[Note: This item comes from friend Robert Berger. DLH]
Who goes Nazi? Media edition
It’s a great game to play with people
By Leah Finnegan
May 2 2017
There’s an article I think about pretty much every day called “Who Goes Nazi?” It is by Dorothy Thompson, one of the few Western journalists to interview Hitler, and it was published in the August 1941 issue of Harper’s. It is the best article ever written, narrowly beating Lynn Hirschberg’s profile of M.I.A. and Lynn Hirschberg’s profile of Kurt and Courtney.
The article’s premise is very simple. Thompson imagines a dinner party attended by well-heeled guests. Then she tells us which ones she thinks are, or will become, Nazis. “Nazism has nothing to do with race and nationality,” she writes. “It appeals to a certain type of mind.”
According to Thompson, the most successful Nazis are not overt in their Nazism. Subtle, ruthless, cerebral, and bitter people are more likely to “go Nazi.” “The frustrated and humiliated intellectual, the rich and scared speculator, the spoiled son, the labor tyrant, the fellow who has achieved success by smelling out the wind of success — they would all go Nazi in a crisis,” she writes. Other people go Nazi, she says, because they are really dumb, or will want to be close to power when the timing is convenient.
Thompson recommends that readers play this game at their next dinner party, but it can really be played anywhere. Sometimes I like to look around my apartment and theorize which of my possessions would “go Nazi” (Whole 365-brand cereal, certain candles, my Keurig). Other times I do it while reading the news. There are many examples. People are going Nazi all the time these days.
Ross Douthat went Nazi over the weekend with a column titled, “Is There a Case for Le Pen?” Douthat, the Times’ senior correspondent for opinions on Girls, wrote of the overtly racist French candidate for president: “Some argue that Le Pen has simply replaced anti-Semitism with Islamophobia. But her attacks on Islamic fundamentalism and her defense of a strict public secularism have been echoed by many mainstream French politicians.” It highly amuses me when conservatives, always so logic-obsessed, trot out the junior-high-level line of reasoning that if others are racist, the racism of an extremely racist person, say, poised to take power over a nation can be discounted or excused.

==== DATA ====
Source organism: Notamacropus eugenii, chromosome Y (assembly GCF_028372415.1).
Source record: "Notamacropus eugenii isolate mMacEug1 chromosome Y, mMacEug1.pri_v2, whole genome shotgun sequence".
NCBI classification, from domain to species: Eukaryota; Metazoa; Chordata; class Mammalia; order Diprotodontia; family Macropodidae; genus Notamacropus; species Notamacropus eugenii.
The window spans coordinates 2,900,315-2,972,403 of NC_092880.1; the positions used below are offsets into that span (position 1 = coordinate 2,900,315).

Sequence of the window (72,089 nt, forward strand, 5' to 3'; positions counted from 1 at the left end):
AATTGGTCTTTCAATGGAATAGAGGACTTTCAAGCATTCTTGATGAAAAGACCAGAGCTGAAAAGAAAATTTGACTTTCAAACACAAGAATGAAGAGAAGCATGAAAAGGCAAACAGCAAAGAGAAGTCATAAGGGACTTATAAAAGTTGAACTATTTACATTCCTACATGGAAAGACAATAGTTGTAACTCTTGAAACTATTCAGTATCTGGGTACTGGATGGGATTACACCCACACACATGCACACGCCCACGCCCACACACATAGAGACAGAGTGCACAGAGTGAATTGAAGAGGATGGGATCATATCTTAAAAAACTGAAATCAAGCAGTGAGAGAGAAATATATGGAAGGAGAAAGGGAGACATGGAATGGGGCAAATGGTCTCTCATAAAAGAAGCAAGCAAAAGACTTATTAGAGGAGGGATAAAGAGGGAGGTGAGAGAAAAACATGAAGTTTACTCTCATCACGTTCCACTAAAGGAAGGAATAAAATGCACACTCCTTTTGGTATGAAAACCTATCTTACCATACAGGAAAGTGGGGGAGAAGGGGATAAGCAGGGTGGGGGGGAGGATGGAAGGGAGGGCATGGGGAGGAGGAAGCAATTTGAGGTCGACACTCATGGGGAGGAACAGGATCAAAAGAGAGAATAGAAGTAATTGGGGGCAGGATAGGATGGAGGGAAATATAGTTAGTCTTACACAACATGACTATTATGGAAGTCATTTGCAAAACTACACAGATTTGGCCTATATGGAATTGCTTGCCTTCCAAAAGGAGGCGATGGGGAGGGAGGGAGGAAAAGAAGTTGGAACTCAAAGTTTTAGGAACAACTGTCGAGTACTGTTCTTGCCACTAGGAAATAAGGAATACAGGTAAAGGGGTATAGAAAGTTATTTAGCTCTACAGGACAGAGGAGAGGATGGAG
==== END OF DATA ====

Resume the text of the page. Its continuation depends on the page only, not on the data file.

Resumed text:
This type of forgiveness is a classic sign of a Nazi predilection. As Thompson describes one dinner guest: “Mr. G is a very intellectual young man who was an infant prodigy. He has been concerned with general ideas since the age of ten and has one of those minds that can scintillatingly rationalize everything… He will certainly be able, however, fully to explain and apologize for Nazism if it ever comes along.” This pretty much describes eight out of ten Conservative columnists, but especially Ross Douthat.
Chris Cillizza went Nazi long before Trump was elected. Thompson might argue that the former Washington Post blogger, who now writes Trump fan fiction for CNN,was born with this frame of mind. She writes: “L is the strongest natural-born Nazi in this room… He has the brains of Neanderthal man, but he has an infallible instinct for power.” This description squares quite well with Cillizza’s recent work. Last week, in a column defending Ivanka Trump after she was booed by a German audience for supporting her father’s pitiful paid-leave policies, Cillizza, somehow channeling the voices of Ward Cleaver and John Mayer simultaneously, wrote: “It’s important to remember that Ivanka is, first and foremost, her father’s daughter. As such, she is going to defend him — as would almost every daughter in any situation in which her dad is under attack.”